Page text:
Star Trek: Discovery premiered on Sunday, with the first hour on CBS and the second hour on the network’s streaming service, CBS All Access. The episode introduced audiences to the first new iteration of Star Trek since JJ Abrams’ 2009 film. While the series may not be about a ship called Enterprise, as so many shows before have been about, it is full of references, homages, and nods to its predecessors. We found at least five clear examples of Star Trek: Discovery referencing classic Starfleet iconography, can you find more?
The first hour, aptly titled “The Vulcan Hello” featured Captain Philippa Georgiou (Michelle Yeoh) and First Officer Michael Burnham (Sonequa Martin-Green) wandering the deserts of a desolate planet. While the two officers looked more like Rey from Star Wars: The Force Awakens than members of Starfleet, they quickly set themselves in the Star Trek universe. Seemingly lost, Georgiou was actually creating a shape in the sand. This shape is one of the most iconic symbols in all of Star Trek history: the insignia for Starfleet. Showing this symbol was a grand way to kick off the new series. This symbol also helped get them rescued, which feels like a great metaphor for the series as a whole.
Theme Song & Opening Credits
When Star Trek: The Original Series premiered in 1966, the credits began with just four notes. Those four notes can be recognized by any Trek fan. They were then followed by a sweeping brass sound that led into William Shatner’s voice-over of “Space, the final frontier.” These four notes and brass intro can also be heard in the credits for Star Trek: The Next Generation. These sounds were also heard tonight during the opening credits for Star Trek: Discovery. While the song may not be the same, everything about it has the tone, feeling, and vibe of Star Trek theme music. Our hats are officially off to composer Jeff Russo.
First Officer’s Log
The use of voice-over can be heard on almost every show on television these days. From the “My name is Oliver Queen” introduction on Arrow to “Our story is about a town” voice-over by Jughead on Riverdale. This fine tradition can be traced back to the captains of real ships, keeping track of their journeys on the sea.
For the purpose of Star Trek, the captain’s log typically opens with a stardate and information about his or her ship’s current events. From Captain Kirk to Captain Picard, the officer’s log is a fine tradition on Star Trek shows. So when Burnham launched into “First Officer’s log, stardate 1207.3” it really let us know we were back on board a Federation ship.
Warp travel is the fastest way to travel in the galaxy. Every warp factor is a factor beyond the speed of light. In previous Star Trek shows, warp typically looked like stars moving past the bridge viewscreen very quickly. You couldn’t really discern, as a viewer, what the ship was exactly passing through, just that they were moving.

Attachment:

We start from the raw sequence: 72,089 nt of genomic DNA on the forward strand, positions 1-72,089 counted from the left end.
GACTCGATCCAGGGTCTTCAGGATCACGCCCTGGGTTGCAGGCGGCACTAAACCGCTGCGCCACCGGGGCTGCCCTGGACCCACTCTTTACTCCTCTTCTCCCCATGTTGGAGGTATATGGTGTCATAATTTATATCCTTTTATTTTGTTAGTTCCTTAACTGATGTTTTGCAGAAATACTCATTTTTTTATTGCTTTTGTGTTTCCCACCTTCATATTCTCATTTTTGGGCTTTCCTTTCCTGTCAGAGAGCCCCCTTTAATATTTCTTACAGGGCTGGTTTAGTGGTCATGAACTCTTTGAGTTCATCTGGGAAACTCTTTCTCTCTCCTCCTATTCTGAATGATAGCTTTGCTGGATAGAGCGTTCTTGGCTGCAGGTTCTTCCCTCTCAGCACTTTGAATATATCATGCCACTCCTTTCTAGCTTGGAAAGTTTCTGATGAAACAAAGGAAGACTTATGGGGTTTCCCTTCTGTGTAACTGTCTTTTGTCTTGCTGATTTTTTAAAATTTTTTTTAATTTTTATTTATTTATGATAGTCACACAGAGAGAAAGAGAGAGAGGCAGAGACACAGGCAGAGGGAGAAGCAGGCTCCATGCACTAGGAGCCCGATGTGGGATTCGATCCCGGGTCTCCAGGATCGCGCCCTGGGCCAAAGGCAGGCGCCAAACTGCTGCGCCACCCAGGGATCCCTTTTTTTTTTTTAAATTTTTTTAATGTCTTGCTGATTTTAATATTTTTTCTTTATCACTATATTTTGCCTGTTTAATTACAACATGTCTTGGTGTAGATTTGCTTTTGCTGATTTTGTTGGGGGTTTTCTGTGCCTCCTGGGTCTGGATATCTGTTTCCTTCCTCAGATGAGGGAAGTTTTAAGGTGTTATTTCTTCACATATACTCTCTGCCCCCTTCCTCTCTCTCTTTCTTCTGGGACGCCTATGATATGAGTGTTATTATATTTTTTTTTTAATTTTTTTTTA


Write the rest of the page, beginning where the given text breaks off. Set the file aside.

During Burnham’s log voice-over, the ship, the USS Shenzhou, is traveling at warp. Instead of it looking like a black sky with small white dots for stars, the stars themselves are moving. The ship looks like it’s traveling through some kind of gel or plasma. This effect is a direct nod to Abrams 2009 Star Trek. That film used the same kind of warp visuals. This creative choice likely came from Alex Kurtzman, an executive producer on Discovery who worked on all three films with Abrams.
While every Star Trek show likes to make itself unique, it is fun to include certain sounds and equipment from other shows. One sound synonymous with The Original Series is a bird-like tweeting that some kind of technical equipment makes. This sound can be heard on the bridge of the Enterprise from The Original Series and in Abrams’ film series. That same sound can also be heard during the first sequence on the bridge of Star Trek: Discovery. You can hear the sound when Burnham gives bridge control to Lt. Saru. During this scene and many others, you can hear the hum of the ship, the clicking of computer stations and monitors, all sounds that should be heard on the deck of a starship. The hum or heartbeat of the ship was also iconic to the Enterprise in The Next Generation and can again be heard here.
These nods and Easter eggs don’t include Burnham being called Number One (an homage to Commander Riker), the presence of Ambassador Sarek (Spock’s father), Burnham using the Vulcan Nerve Pinch or T’Kuvma wielding a traditional Klingon Batleth. All of these references and more pay tribute to all of the Trek that came before and all that is to come. Oh, and one more for good measure — check out Captain Georgiou’s bookshelf — you may recognize these as episodes titles from the original Star Trek series!